Whitewashing and Otherizing in U.S History

As you read in my last post I traveled to New Orleans for the annual AAM conference. Fortunately, my husband and I were able to enjoy a couple days of exploring just before the conference started. During this time, we visited several museums. A couple of which we had visited the last time we had been in New Orleans (8 years prior). The Audubon Insectarium and World War II Museum were the two we had been to before. The Insectarium had made some amazing improvements and I think really nailed their immersive exhibits. However, with some of their exhibit spaces being incredibly dark or dim, it does call into question just how accessible they really are for low vision visitors. Now the World War II museum had expanded greatly since our last visit. Years ago the exhibits were not nearly as detailed and interactive as they are now. While I really enjoyed our visit to the WWII museum for the most part, I had some issues with one particular of interpretation.

Some quick background information that will help make sense of what I am about to explain. My husband and I spent about 3 years living in Okinawa, Japan as he is an Active Duty Marine. We loved it there. The people are incredible. While we lived there I took the time to visit their museums and see their history through their eyes.

Learning their perspective of WWII was eye opening. Not only were the Okinawan people victims of the Japanese forces during WWII, but their perception of the U.S. forces as invaders shown a light on the disparities of how history is told around the world.

This disparity became even clearer during our visit to the New Orleans World War II Museum. The first issue I had was the use of the word savage in this panel below. This kind of language wasn’t used in the information panels for the exhibits of the European battles. This is just another form of otherizing and dehumanizing non-white cultures.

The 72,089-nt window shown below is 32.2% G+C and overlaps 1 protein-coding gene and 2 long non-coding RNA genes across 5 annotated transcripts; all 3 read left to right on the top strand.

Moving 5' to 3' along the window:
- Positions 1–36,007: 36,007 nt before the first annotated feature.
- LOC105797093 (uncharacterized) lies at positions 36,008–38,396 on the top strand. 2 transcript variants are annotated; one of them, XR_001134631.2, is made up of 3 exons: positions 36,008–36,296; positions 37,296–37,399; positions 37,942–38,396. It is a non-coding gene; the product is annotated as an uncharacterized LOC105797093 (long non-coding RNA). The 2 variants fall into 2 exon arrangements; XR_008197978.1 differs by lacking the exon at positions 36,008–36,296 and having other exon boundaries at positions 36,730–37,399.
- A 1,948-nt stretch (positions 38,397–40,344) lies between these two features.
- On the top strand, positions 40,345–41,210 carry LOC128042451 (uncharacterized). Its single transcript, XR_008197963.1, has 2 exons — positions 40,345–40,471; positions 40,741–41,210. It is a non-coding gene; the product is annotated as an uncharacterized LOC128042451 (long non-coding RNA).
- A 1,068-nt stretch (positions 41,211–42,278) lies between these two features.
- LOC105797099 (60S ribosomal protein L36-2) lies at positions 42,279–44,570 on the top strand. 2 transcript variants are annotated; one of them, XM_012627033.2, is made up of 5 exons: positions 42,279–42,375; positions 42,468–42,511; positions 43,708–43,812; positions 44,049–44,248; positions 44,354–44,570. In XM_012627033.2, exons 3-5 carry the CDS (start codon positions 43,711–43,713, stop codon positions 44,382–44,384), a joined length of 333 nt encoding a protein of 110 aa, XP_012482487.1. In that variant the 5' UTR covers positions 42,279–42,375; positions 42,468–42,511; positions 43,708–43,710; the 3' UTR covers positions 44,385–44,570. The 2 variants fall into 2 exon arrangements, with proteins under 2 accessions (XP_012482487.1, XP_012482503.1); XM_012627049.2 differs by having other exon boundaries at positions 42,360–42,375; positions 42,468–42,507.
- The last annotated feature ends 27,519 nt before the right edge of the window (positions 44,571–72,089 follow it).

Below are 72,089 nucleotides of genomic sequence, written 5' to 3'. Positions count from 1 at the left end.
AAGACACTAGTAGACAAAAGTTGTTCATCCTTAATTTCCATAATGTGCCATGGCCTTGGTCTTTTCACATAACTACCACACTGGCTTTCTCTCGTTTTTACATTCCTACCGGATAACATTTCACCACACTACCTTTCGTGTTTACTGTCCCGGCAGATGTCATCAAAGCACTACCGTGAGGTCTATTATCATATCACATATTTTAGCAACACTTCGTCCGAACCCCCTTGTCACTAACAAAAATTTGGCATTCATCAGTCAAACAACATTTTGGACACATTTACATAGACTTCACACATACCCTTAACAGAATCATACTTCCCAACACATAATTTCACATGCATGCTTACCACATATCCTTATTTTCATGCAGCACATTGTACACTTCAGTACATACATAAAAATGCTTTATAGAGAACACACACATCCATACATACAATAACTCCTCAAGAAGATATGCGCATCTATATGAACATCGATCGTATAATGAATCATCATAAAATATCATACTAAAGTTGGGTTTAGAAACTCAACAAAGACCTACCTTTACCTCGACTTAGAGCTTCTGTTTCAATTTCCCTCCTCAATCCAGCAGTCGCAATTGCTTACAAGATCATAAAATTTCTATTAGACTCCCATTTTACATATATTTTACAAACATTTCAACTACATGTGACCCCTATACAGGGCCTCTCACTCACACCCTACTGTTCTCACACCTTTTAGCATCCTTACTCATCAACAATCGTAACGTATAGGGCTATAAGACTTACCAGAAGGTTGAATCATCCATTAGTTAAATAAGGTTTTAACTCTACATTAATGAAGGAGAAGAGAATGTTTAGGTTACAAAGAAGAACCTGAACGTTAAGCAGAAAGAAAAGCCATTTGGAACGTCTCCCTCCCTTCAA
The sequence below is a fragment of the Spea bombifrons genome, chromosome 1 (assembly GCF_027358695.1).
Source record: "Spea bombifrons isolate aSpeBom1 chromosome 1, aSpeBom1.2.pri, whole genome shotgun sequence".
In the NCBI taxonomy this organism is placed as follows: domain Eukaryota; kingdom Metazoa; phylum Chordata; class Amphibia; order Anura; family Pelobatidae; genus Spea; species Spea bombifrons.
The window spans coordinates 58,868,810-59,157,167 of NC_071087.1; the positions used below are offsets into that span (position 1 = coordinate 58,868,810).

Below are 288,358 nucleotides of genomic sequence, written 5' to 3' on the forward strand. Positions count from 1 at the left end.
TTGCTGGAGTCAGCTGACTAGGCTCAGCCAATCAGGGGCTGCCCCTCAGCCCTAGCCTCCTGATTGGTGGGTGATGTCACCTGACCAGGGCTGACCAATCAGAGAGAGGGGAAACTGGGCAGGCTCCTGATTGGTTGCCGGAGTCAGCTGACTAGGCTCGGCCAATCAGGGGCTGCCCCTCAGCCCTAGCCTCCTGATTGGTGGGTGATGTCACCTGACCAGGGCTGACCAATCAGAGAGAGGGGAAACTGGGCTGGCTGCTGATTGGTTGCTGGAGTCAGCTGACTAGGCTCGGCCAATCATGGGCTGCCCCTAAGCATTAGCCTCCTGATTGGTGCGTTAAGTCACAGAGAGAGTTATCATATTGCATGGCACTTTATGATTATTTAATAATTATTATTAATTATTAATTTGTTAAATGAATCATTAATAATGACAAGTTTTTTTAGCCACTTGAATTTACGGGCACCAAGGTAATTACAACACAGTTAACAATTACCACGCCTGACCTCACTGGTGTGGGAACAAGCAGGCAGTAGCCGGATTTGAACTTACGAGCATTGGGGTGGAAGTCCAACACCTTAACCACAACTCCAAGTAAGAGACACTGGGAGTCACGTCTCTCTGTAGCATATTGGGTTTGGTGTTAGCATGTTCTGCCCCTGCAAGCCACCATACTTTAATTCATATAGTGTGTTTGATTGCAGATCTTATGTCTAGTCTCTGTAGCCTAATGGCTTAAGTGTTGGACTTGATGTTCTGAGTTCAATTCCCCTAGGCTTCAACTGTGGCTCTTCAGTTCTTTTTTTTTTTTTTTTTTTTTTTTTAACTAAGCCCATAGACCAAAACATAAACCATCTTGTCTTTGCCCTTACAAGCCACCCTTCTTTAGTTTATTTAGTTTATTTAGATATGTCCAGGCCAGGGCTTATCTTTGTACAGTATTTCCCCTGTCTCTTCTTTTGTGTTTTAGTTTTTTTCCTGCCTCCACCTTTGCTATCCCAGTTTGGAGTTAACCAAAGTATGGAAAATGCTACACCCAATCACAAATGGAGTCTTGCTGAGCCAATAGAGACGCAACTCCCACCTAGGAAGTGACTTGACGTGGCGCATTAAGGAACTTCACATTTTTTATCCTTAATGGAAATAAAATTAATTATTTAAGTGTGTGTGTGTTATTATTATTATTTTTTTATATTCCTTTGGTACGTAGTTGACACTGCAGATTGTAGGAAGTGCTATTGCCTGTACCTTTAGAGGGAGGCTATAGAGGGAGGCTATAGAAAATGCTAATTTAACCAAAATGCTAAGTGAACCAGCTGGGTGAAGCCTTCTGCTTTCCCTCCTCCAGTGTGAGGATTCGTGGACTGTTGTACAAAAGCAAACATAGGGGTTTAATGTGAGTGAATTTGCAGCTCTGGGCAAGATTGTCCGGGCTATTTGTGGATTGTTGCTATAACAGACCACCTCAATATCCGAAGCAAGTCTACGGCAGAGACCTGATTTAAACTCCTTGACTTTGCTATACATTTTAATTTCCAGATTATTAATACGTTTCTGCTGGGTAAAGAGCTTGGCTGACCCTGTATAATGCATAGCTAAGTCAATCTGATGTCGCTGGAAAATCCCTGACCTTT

The next panel I took issue with covered the U.S bombing of Japan as you can seen below. This panel is flippant and so clearly glosses over the killing of thousands of innocent people including children. Not to mention the long term damage it did to the people of that region. As if the refutation to surrender is enough justification to do so. I was so very disappointed by this panel.

This isn’t the first time I have seen such stark contrast in the retelling of history. A few years ago I had the opportunity to travel to Vietnam. While I was there I had a similar experience visiting historical landmarks and museums that contained the history of the Vietnam war. Unfortunately I don’t have examples to share in this post, it is an experience that has resonated with me. Hearing all different perspectives of history is imperative, not just the perspectives of the “victorious.”

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